Friday, July 27, 2012

Twenty Seven Judaica Bookplates for Exchange

From time to time I  accumulate duplicate Judaica bookplates  and post them  hoping to reach other collectors who  have Judaica bookplates for possible exchange.

Send scans of your duplicates to

I  have many other duplicates for possible exchange.

Here are just a few of the categories.

18th century American


E.D. French and other American Engravers

Famous people from any country

I respond quickly to all relevant inquiries so let me know what kinds of bookplates you are searching for.

Kolominus Richter(top row center)no longer available
See note below about Ezer Weizman
(no longer available)
                                         NO LONGER AVAILABLE

    What a strange world we live in.
Here is a link from a Chinese newspaper with the obituary of the former Israeli president Ezer Weizman.

Julius Jarcho no longer available
Lewis Browne plate no longer available
The plate below was not properly scanned.It is not trimmed on the left side

The plate shown above is no longer available

Sunday, July 22, 2012

Bookplate Archaeology

I spotted a dis-bound book on EBay . The label half hidden for Harlaem Oil intrigued me.
As it turned out I was the only bidder.
With a little digging I found some information about Joshua Brookes and The Meadville Theological School
at this site:

  The library wits founded in 1845, at the same time with the school, by
donations from the Church of All Souls and the Church of the Messiah, 
New York, and from individuals living chiefly in New York and Boston. 
The only fund for the increase of the library, the interest of which is 
$72, was given by A. Worthington, of Cincinnati. 
  The library contains 12,308 volumes. The annual accessions average 
about 200 volumes. A card catalogue of authors and subjects is being 
  Between 1845 and 1850 Joshua Brookes, of New York, placed in the 
hands of the trustees $20,000, since increased by investment to $22,000,
the annual income of which is expended for theological works and their 
distribution among western clergymen who make application for them. 
About 2,000 volumes are thus distributed annually among some 210. 
clergymen. In this way 35,000 volumes of the best theological literature
have been given to western settled clergymen, irrespecive of denomi- 

 Mr. Christian Sylvester.owned both shops which sold the Harlaem Oil. The information came from this
1835 newspaper (Typos are not mine)

There are few of our. dtizens who have not some .
knowledge ef a poor but worthy and industrious
.mari./hamM CaaisTtAK; Srr.vEsTfia, who fat a
 of years
 has supported himself and family
bya book stand in Chatham street, formerly near
the.corner of Pearl street, and latterly, as at present,
at the corner of Roosevelt street. He has an incurabie'disease of'the
eyes, by Which he is-nearly /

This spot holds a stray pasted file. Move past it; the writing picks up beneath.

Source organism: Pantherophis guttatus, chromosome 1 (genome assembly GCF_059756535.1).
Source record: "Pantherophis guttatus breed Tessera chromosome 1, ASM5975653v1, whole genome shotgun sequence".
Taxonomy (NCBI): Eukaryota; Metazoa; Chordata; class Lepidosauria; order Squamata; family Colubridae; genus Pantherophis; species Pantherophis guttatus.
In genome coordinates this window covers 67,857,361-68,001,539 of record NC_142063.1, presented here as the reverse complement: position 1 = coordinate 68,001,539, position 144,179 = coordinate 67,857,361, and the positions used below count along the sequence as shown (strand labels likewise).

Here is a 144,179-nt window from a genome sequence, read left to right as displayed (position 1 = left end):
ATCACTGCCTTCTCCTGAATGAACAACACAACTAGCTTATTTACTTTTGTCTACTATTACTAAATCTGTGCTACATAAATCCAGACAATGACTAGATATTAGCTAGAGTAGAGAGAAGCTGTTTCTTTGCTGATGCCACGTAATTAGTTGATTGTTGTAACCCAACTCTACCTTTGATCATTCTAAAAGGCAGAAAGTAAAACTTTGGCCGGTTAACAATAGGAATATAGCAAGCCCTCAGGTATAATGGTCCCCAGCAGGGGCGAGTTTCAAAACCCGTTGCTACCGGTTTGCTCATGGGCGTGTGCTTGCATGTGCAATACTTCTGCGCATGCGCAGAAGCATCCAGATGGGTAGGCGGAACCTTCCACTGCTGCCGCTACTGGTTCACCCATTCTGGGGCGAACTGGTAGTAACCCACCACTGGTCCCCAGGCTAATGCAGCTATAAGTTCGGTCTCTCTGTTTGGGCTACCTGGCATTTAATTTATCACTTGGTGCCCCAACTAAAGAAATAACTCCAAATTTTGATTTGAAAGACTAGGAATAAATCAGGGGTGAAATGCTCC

blind, and he has nevertheless earned an honest h- II
-ving:at the jaboyff business for several years, and al- //
though ,so nearly blind that be is unable to recognise '
any face, 6f read aletter,. yet hchas acquired a surprising tact in conducting his establishment, by
which he knows where to find any particular volume
• uppn his well-filled shelves, and protects himself
; from'theft j though his stand is often'surrounded
with people examining his books. But in addition
to the eolc: of books, bur friend is celebrated somewhat as a doctor, espedally in the cure of those diseases for which JEfarlcem Oil is successful—for we
believe he uses no other, medicine. The design of
theprecent-artide, therefore, w to say that Christian Sylvester has made arrangements with the original inventors and proprietors of this article in
Holland, by which he has rectived a large impertation of the genuine Hartem oil, end, will be able to
keep a constant supply, at his residence, No* 121
East Broadway, *r at the book stand corner of Chatham and Roosevelt street, New York. The original letters frem the. proprietors in Holland, which
Mr. Sylvester has in his possession, and which he
is about to publisb, will satisfy the most sceptical » >
that idsosxhe genuine articWandthat much that is
sold in thi* city and elsewhere is spurious and worthless, in their estimation. Those, therefore, who
purchase RarUem oil of Mr. S; niay be sure that it
is pure as imported, and they will at the same time
help through the world an unfortunate and worthy
man.—Comtriunicated. '

This is my assumption, The label was was probably pasted in many  books sold at the Book Stand and fortunately no one ever  bothered to remove this one.until I found it.

Here is another  American book label from 1836

The inked inscription above the book label is quite   faded .
 I believe this is what it says:
To Miss Mary Compston
  This little tribute of respect
My Friend I give to thee
Treat not its motto with neglect
It is Remember Me
Dec. 1836                BFH

I had planned to write about American bookplates with a Chinese connection this week but I got more interested in exploring these labels.See you next Sunday

Sunday, July 15, 2012

Alexander Fothringham

Twenty five years ago I purchased most of the early American bookplate collection formed by Charles Stewart Davidson in the late 19th and early 20th centuries.
His bookplates were mounted on  6 by 9 grey card stock with notations and auction records..

    The Chippendale plate for Alexander Fothringham was among them and the auction blurb stated
"#66 Fothringham (Alexr.) Physician in Savannah Armorial Chippendale  Very fine and excessively rare"
Unfortunately, I have never been able to determine which auction this came from.
    In any event, I recently purchased a duplicate copy of the plate and I wanted to learn more about it.